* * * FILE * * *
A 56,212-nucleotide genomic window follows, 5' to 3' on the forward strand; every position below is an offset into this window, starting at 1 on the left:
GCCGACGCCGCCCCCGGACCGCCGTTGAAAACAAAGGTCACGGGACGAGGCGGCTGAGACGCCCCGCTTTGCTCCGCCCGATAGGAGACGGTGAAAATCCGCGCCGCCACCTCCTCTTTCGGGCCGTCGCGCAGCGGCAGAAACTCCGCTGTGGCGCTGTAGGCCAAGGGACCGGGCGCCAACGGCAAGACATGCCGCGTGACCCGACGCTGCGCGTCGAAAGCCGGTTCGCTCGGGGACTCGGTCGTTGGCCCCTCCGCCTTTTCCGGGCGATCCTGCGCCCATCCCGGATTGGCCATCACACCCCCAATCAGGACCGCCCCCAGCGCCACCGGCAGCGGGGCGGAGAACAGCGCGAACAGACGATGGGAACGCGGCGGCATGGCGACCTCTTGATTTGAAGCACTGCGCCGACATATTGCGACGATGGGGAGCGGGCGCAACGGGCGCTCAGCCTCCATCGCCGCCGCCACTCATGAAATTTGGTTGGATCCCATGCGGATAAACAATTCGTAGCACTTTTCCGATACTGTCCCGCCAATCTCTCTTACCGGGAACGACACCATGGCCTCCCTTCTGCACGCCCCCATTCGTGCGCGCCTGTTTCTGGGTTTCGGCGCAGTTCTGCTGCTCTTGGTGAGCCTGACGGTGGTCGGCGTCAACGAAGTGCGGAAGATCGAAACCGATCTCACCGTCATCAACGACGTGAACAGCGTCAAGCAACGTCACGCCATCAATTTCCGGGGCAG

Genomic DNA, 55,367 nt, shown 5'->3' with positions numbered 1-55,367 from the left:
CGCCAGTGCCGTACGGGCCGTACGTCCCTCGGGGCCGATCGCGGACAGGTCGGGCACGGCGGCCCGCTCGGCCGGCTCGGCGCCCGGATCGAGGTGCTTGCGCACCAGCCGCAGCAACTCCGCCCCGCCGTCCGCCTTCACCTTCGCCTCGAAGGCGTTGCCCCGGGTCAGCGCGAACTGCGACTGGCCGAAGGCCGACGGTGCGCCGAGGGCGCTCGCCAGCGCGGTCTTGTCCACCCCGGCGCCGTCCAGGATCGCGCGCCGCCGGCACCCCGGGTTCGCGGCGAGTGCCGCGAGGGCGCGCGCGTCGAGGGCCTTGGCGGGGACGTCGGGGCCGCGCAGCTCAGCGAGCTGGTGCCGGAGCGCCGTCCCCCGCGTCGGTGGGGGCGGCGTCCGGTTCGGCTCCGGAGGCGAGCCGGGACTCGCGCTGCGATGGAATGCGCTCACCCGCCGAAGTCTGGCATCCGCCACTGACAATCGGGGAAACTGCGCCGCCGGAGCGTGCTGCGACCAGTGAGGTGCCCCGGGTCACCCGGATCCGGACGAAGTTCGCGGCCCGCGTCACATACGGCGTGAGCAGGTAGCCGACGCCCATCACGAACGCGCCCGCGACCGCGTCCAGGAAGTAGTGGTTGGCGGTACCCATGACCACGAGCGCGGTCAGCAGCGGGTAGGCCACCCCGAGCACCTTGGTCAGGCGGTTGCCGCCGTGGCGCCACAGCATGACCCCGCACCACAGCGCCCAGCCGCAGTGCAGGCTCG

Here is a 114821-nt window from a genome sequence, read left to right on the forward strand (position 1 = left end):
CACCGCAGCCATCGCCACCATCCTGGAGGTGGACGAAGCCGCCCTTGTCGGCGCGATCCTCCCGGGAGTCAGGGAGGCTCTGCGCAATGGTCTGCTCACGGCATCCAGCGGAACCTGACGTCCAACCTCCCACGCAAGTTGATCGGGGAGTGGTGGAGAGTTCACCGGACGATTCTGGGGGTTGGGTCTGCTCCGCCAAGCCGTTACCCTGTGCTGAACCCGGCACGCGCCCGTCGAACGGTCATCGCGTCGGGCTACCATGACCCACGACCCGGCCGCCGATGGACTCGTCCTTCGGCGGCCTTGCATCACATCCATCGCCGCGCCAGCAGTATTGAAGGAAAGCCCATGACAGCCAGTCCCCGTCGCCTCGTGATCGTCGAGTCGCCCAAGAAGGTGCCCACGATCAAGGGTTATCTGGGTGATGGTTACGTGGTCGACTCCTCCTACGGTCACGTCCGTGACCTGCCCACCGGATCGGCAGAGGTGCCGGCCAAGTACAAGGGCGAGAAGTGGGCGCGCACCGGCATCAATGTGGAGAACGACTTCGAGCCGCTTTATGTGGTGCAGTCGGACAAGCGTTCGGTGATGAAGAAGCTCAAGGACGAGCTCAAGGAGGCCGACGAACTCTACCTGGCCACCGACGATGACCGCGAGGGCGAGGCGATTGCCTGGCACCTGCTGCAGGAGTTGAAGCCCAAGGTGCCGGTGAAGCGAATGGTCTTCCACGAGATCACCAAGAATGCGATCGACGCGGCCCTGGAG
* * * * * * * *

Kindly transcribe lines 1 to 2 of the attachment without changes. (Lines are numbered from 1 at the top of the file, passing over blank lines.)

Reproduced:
A 56,212-nucleotide genomic window follows, 5' to 3' on the forward strand; every position below is an offset into this window, starting at 1 on the left:
GCCGACGCCGCCCCCGGACCGCCGTTGAAAACAAAGGTCACGGGACGAGGCGGCTGAGACGCCCCGCTTTGCTCCGCCCGATAGGAGACGGTGAAAATCCGCGCCGCCACCTCCTCTTTCGGGCCGTCGCGCAGCGGCAGAAACTCCGCTGTGGCGCTGTAGGCCAAGGGACCGGGCGCCAACGGCAAGACATGCCGCGTGACCCGACGCTGCGCGTCGAAAGCCGGTTCGCTCGGGGACTCGGTCGTTGGCCCCTCCGCCTTTTCCGGGCGATCCTGCGCCCATCCCGGATTGGCCATCACACCCCCAATCAGGACCGCCCCCAGCGCCACCGGCAGCGGGGCGGAGAACAGCGCGAACAGACGATGGGAACGCGGCGGCATGGCGACCTCTTGATTTGAAGCACTGCGCCGACATATTGCGACGATGGGGAGCGGGCGCAACGGGCGCTCAGCCTCCATCGCCGCCGCCACTCATGAAATTTGGTTGGATCCCATGCGGATAAACAATTCGTAGCACTTTTCCGATACTGTCCCGCCAATCTCTCTTACCGGGAACGACACCATGGCCTCCCTTCTGCACGCCCCCATTCGTGCGCGCCTGTTTCTGGGTTTCGGCGCAGTTCTGCTGCTCTTGGTGAGCCTGACGGTGGTCGGCGTCAACGAAGTGCGGAAGATCGAAACCGATCTCACCGTCATCAACGACGTGAACAGCGTCAAGCAACGTCACGCCATCAATTTCCGGGGCAG